The Kishu tangerine is a seedless, easy to peel variety. Measuring about two inches in diameter, the skin is very loose and the flesh is bright orange with a mild, sweet flavor.
Red Chinese Mulberries
The Red Chinese mulberry tree is a broad, spreading bush or small tree dotted with small thorns. Like its mulberry relatives, the fruits are technically not a berries but rather aggregates of tiny fleshy drupes clustered around a single stem
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Jaltomato berries grow on medium-statured, green leafy shrubs like those of an eggplant. The small fruits begin green with some striations and then mature to a dark purple or almost black. They are about the size of a blueberry, around 1 and a half centimeters in diameter. The skin is thick and the fleshy pulp within is translucent to white. Clustered around the center of the fruit (around a ‘placenta’) are small, one-millimeter long seeds. Jaltomato berries have a strong aroma, reminiscent of grapes. The flavor is described as a mix between that of a grape and a tomato, with a sweet and a tart taste.
Jaltomato berries are available in the late summer and fall months.
Jaltomato berries (pronounced yall-to-MA-te) are members of the nightshade family, related to tomatoes and eggplant. Botanically classified as Jaltomata procumbens, these small dark fruits are not not tomatoes and nor are they true berries. Jaltomato berries are relatively rare in the United States; however, they have been found in Arizona and are grown and studied by the biology department of Central Connecticut State University. The plant is sometimes referred to as Creeping False Holly, Garden Huckleberry, or Black Nightshade. It is sometimes confused with another small black tomato-like fruit, also called garden huckleberry, but a different genus and species, Solanum nigrum, Jaltomatoes are safe to eat when fully ripe. Unripe, green Jaltomato berries contain the toxic alkaloid, solanum.
Jaltomato berries are a good source of fiber, protein, and carbohydrates. They also contain copper, iron and zinc. The small, dark fruits contain pectin, which is desirable when making jams and jellies.
Jaltomato berries can be eaten fresh, raw, or cooked. The small fruits are most often used to make jams and jellies. They can be baked into pies, tarts or crumbles along with other fruits like apples or peaches. Jaltomato berries can be dried to preserve, or freeze fresh Jaltomatoes for up to 3 months. Store unwashed Jaltomato fruit in the refrigerator for up to a week.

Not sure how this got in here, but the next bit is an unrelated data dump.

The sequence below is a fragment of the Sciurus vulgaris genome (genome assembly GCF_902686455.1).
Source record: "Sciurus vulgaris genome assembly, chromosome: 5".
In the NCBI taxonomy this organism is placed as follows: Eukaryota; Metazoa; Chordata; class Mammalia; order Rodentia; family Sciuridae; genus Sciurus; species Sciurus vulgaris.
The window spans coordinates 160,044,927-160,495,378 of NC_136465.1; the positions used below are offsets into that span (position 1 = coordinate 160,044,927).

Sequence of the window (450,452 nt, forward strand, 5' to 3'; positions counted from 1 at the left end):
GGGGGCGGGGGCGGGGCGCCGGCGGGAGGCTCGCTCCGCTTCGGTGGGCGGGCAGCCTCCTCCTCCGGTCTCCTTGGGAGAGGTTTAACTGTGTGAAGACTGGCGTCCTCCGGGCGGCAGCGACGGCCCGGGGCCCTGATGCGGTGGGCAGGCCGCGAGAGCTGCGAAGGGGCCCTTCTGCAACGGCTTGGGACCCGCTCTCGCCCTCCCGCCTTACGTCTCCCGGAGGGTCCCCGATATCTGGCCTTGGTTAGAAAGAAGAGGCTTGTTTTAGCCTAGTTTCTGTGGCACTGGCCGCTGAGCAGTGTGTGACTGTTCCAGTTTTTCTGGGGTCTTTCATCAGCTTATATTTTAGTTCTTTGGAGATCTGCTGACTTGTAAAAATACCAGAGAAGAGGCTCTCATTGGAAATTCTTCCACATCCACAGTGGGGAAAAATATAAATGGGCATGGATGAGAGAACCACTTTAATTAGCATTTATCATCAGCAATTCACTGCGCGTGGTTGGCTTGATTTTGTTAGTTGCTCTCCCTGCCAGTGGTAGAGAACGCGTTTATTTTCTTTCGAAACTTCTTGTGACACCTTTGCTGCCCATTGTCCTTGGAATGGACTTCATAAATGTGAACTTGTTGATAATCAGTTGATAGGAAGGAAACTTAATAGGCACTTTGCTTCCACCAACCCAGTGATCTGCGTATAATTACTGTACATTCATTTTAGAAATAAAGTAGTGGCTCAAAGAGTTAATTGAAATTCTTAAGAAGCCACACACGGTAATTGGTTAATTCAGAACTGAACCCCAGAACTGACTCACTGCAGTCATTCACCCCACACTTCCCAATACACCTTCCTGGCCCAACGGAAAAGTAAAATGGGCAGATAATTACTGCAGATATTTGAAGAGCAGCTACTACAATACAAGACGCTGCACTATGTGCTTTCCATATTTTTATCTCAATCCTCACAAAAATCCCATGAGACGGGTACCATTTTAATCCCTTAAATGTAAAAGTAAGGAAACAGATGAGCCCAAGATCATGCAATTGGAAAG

Jaltomato berries were used by the Tarahumara peoples in northwestern Mexico and by the Kamsa peoples of Colombia for medicinal purposes. All parts of the plant are used for medicinal purposes, but they must not be ingested due to the presence of the toxic alkaloid solanum. Aside from the fruits, the roots of the Jaltomato plant grow large within the span of a season and are said to be eaten raw or boiled, often prepared with radishes.
Jaltomato berries are native to Mexico and Central America. They are considered a tropical perennial fruit, but can easily adapt to climates where the weather doesn’t get too cold and will grow as an annual. The dark fruits can be found growing from Arizona in the United States to Colombia and Ecuador in South America. The common name for this species comes from the Nahuatl words “xalli” and “tomatl” which translates to “sand tomato”. The people in various Mexican states still refer to the fruit as Xaltotomatl. The word has the same pronunciation as the English version. Jatomatl plants were originally classified under the species name Saracha in 1799 by botanists studying the flora of Peru and Chile. Confusion regarding the nomenclature arose when botanists in other countries demonstrated greater variability among species. The genus was officially recognized and restored to Jaltomata in 1973; however, it is still listed under Saracha procumbens in some South and Central American literature. Jaltomato berries are often cultivated for private use or gathered in the wild. Cultivation methods require hand harvesting which is very labor-intense. They are rarely seen in stores, though they may be spotted at farmer’s markets as a specialty item from small farms.